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Immigration and the Immigrant Experience

Mary C. Water’s article, entitled “Black Identities: West Indian Immigrant Dreams and American Realities,? illuminates the experience of West Indian immigrants in a unique fashion. I agree with her assertion that as West Indian immigrants move into the United States, they lose a certain amount of their culture and heritage that makes them distinct from other immigrants as well as other ethnicities. Such a loss results in the assimilation of West Indian immigrants in the category of black Americans, rather than Americans, as they endure the burden of discrimination and prejudice in American society. Waters continues with explanation and analysis, incorporating a relevant experience from an African American teacher who was interviewed in the study. The conclusion that the reader is able to draw from this short narrative in my opinion, is quite unfortunate. I realized that one act of disregard or cruelty towards a person of another race can have significant long-term effects. As iterated in the teacher’s story, a young black man held open a door for an older white woman, who refused to mutter a thank-you to him, and the cycle begins. The next time, this young African American man will not hold open a door for a different old woman, who will in turn use this act to judge his character and the African American race in general. This vicious pattern will continue until humanity ceases to identify its members by race. All of humanity is guilty, including myself, of viewing somebody of a different race and making judgments, stereotypes, and unfair assumptions.
The same is true for immigrants, no matter what race they are considered to belong to. Many Americans today look at immigrants without compassion and without regard to their situations. Most of us think that immigrants come to the United States in return for a chance to achieve the American dream and for a better life, but in reality this simply does not occur. Immigrants are working in low-skilled jobs for little pay, maybe minimum wage, in inner cities that are failing to provide a sufficient amount of jobs, security, and adequate education for students. Essentially, immigrants are doing labor that white Americans have risen above, while their children are expecting more in the way of careers and education as they grow. All of these components define the role of continuing racial inequality.
Another reading for today, from Alejandro Portes and Min Zhou, examines the life of these children, and their struggle with conflict ideas between their parents and society. Often, our parents are the ones we extract most of our values from, whether those values are cultural, religious, or moral. For children of immigrants, this process of adopting beliefs from parents is thwarted by a society that presses American values and not values unique to the individual. The children attend an American school where the American belief system is stressed, and then go home to where their parents attempt to enforce a different set of beliefs and a different culture. I feel that this process is unfair, and I feel that Americans should accept humanity regardless of a variation in cultural practices. Even though immigrants are living in America, their culture from another country does not have to die so that they may adopt the beliefs and values of Americans.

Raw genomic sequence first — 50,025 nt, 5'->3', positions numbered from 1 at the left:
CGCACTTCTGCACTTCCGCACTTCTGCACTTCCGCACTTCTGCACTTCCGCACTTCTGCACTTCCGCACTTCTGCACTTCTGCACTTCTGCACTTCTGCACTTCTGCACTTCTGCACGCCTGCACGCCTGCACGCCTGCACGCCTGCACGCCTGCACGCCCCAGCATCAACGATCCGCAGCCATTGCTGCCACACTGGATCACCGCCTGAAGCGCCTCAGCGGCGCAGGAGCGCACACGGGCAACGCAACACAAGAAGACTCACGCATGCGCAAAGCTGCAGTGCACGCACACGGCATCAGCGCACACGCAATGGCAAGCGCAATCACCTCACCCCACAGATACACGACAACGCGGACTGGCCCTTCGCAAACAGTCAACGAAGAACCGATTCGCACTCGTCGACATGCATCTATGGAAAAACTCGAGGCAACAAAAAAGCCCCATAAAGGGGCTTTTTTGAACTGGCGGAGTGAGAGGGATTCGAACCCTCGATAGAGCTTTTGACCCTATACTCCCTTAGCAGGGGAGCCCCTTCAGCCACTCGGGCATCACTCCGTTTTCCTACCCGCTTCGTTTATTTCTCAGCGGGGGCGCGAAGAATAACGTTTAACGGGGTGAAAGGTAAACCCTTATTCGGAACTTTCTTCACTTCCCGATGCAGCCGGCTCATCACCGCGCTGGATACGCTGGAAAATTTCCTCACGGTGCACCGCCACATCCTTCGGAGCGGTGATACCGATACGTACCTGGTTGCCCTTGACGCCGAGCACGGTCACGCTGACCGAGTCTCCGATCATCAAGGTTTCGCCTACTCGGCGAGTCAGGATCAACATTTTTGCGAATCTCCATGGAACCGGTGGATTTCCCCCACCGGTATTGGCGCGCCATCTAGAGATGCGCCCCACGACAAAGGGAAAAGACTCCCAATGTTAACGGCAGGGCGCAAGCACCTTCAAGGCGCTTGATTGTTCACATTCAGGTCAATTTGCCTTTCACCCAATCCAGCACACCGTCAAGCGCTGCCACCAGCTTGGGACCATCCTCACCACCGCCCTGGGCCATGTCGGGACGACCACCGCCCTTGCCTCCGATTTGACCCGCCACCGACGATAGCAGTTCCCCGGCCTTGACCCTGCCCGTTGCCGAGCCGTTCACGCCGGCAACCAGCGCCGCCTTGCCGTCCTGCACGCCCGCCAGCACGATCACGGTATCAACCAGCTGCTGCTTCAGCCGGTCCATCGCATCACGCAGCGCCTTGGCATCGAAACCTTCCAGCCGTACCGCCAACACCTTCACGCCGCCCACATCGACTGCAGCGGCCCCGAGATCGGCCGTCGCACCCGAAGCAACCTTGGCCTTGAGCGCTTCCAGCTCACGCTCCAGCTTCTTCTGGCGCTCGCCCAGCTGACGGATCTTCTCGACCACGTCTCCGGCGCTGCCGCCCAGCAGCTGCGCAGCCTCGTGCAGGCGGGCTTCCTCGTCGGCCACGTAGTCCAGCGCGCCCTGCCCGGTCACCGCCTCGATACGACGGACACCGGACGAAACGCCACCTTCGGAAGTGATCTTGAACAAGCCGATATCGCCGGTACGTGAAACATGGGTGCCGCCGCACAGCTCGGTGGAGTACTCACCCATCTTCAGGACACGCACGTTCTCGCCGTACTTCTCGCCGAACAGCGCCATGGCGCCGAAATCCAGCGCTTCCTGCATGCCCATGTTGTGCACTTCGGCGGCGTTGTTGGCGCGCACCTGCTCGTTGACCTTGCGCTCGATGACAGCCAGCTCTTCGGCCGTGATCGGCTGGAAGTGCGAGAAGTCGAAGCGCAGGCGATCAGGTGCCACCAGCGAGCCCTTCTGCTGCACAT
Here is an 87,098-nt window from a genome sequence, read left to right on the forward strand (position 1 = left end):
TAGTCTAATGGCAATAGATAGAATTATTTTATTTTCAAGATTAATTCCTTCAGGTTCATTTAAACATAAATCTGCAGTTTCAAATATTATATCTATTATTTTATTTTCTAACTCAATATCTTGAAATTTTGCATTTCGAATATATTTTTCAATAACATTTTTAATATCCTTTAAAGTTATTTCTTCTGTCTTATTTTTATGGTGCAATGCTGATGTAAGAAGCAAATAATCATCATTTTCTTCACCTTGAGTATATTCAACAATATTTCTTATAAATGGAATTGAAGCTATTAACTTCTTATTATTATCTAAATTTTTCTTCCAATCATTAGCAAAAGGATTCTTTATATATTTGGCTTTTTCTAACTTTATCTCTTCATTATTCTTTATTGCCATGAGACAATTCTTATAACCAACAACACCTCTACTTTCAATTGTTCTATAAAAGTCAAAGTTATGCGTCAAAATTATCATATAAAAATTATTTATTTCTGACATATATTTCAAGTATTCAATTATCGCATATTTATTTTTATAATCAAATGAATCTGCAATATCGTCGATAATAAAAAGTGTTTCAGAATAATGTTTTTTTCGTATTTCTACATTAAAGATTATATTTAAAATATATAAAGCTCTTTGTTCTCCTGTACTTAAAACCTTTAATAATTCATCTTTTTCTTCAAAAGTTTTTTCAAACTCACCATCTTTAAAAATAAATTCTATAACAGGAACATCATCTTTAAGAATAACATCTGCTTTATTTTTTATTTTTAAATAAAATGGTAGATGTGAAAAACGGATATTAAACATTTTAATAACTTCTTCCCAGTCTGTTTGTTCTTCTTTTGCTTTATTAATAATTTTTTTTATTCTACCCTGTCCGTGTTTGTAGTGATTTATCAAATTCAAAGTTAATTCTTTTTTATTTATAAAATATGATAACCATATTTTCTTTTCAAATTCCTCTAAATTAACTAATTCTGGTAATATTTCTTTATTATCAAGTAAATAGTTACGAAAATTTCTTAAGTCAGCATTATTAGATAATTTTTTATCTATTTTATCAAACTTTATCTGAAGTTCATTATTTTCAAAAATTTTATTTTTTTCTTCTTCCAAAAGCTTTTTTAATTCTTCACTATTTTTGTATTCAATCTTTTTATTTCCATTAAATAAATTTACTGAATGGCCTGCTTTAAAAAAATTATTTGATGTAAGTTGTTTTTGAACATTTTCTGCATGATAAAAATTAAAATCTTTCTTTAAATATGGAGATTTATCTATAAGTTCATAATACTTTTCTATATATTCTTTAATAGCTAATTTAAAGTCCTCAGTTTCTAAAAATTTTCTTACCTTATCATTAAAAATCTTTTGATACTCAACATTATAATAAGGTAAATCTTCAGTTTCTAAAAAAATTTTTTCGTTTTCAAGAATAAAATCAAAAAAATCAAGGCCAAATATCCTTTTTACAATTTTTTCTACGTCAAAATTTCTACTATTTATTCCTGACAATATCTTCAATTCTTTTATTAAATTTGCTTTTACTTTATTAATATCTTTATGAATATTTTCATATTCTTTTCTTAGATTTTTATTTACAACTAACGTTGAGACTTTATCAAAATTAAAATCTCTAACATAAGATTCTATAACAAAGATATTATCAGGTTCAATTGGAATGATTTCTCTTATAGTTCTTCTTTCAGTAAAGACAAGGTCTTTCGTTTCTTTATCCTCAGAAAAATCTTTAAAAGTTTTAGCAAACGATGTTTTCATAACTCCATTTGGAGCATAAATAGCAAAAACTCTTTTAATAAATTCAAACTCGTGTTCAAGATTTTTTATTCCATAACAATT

Discussion Questions:
1.Do you think that Americans will ever accept immigrants as people who are working towards the same goal? Why or why not?
2.What is your interpretation of the immigrant experience? Do you believe that immigrants are treated fairly by the United States? Why or why not?
3.Should immigrants preserve their culture once in the United States, or should they adopt beliefs relevant to American society, and what type of effect would assimilation into American culture have on immigrants?


I was really interested in this topic and I decided to answer the questions briefly. I am a white immigrant, and while not too many people think of me as an immigrant, I still have felt inequality and hate from those who feel as if I am here to still something that they should have.
1. I think those who are educated and understand that immigrant’s are not taking jobs away, rather they are making jobs, have no problem accepting the new force (immigrants). On the other hand, those who have hard time accepting immigrants are usually those who are less educated, radicals, and/or are close-minded when it comes to understanding that immigrants are the “needed force? for American economy.
2. I think immigrants in general are given a lot to be thankful for. Yes, there are cases where immigrants are not treated by the ‘human right’. But, in general one has to agree that immigrants are given a lot more than what their government gave them back in their countries.
3. Immigrants should never forget their own culture or their beliefs no matter where they go; it is important that one remembers their culture and their beliefs. It is our right to have our own beliefs; and also, it is our right to let people do what they wants and believe in what they desire (have the right to keep their culture). Now, I also think that immigrants, including my self, should adopt the culture that they are in. This way, one, shows the respect to the culture he/she lives in , yet has the right to keep his/her own culture and his/her own beliefs.